PRAGUE – Global free trade provides the greatest opportunity to improve human welfare over the next decade and a half. It has already helped lift more than a billion people out of poverty over the past quarter-century. Lowering trade barriers even more could double average incomes in the poorest parts of the world over the next 15 years.
Yes, there are costs to free trade that must be better addressed; but the costs are vastly outweighed by the benefits. Yet, in rich countries today, the mood has turned against free trade. That is a tragedy.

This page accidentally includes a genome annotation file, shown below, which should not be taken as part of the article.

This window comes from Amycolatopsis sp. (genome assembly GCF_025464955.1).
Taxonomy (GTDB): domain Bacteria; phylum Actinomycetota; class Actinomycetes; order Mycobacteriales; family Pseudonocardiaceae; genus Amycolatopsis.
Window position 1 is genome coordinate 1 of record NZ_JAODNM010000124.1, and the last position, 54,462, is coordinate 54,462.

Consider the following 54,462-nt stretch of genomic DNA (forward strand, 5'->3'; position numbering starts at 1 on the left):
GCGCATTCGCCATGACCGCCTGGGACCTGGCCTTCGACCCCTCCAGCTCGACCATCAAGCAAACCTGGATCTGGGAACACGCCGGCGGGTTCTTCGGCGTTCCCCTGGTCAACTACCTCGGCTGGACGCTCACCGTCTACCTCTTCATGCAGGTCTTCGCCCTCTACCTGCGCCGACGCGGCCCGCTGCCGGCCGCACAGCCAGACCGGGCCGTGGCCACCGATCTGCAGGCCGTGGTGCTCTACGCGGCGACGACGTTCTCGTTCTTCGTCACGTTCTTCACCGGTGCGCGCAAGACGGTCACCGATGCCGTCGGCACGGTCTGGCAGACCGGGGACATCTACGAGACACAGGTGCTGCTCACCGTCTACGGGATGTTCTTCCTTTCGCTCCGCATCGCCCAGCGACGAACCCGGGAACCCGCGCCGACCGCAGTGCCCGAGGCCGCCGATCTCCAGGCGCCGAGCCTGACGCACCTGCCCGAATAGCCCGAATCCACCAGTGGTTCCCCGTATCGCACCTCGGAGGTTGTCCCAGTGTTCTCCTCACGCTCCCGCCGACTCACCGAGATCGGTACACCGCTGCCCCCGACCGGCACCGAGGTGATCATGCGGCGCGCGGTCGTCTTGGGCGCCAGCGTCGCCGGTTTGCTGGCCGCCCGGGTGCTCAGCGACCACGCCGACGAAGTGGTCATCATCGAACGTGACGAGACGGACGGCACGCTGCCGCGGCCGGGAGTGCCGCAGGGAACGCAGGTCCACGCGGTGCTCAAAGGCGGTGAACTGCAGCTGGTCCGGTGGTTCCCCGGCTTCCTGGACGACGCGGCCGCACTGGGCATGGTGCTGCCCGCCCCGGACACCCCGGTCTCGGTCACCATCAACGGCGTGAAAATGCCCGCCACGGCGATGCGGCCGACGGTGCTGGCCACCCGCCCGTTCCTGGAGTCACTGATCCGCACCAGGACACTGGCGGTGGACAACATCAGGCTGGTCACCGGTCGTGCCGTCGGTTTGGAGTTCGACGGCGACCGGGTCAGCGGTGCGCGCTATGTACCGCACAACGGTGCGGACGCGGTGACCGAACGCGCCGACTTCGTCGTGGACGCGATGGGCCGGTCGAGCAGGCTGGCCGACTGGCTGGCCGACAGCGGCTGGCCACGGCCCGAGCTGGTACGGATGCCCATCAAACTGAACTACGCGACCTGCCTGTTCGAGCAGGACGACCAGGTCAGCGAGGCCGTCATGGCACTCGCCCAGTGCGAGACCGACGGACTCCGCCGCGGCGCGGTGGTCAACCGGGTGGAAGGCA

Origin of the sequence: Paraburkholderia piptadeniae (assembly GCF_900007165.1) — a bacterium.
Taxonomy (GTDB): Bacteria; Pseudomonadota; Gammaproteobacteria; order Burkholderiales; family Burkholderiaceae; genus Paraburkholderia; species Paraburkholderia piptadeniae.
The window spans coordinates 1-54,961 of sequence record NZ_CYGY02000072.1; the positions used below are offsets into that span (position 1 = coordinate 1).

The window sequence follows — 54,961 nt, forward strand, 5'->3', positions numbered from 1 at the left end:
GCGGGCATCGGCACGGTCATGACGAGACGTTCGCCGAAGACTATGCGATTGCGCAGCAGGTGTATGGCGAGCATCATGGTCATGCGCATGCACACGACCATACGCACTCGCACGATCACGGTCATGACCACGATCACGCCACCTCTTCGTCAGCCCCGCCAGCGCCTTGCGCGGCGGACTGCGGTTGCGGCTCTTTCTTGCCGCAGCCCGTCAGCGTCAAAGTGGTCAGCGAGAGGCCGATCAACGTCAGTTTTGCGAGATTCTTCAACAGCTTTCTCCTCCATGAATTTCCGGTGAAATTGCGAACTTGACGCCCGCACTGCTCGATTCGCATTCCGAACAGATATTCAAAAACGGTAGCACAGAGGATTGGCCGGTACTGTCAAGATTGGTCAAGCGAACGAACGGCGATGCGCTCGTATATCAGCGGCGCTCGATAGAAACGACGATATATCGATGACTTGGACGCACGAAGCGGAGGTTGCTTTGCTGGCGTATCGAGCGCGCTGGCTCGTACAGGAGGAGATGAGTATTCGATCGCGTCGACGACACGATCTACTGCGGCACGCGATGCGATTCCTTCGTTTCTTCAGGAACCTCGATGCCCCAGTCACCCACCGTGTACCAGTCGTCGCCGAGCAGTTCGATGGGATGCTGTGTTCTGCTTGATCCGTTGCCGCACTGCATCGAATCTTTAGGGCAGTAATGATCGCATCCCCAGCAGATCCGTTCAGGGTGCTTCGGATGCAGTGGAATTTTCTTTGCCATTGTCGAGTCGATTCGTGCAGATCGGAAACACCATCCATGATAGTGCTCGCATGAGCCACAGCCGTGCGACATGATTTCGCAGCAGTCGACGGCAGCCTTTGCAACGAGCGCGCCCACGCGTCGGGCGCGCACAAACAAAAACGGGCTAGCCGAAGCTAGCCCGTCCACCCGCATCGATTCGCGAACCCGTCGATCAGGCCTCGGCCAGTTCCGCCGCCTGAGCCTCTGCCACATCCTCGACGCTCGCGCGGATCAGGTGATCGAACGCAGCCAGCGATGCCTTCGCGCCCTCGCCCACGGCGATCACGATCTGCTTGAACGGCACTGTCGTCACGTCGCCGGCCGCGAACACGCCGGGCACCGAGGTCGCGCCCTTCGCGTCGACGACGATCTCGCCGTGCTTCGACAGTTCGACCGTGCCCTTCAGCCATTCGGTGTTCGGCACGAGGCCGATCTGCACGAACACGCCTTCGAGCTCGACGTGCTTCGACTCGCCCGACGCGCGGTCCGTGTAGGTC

Nowhere is opposition to free trade louder than in the United States. Regardless of who wins next month’s presidential election, a free-trade skeptic will occupy the White House. Both Hillary Clinton and Donald Trump oppose the biggest trade initiative launched by President Barack Obama’s administration – the Trans-Pacific Partnership (TPP) with 11 other Pacific Rim countries – and both would revisit the North American Free Trade Agreement (NAFTA), which has been in force since 1994.
The other major Obama-led trade initiative, the Transatlantic Trade and Investment Partnership (TTIP) between the US and the European Union, is all but dead, crippled by opposition on both continents and by the UK’s Brexit referendum result, widely interpreted as a vote for protectionism.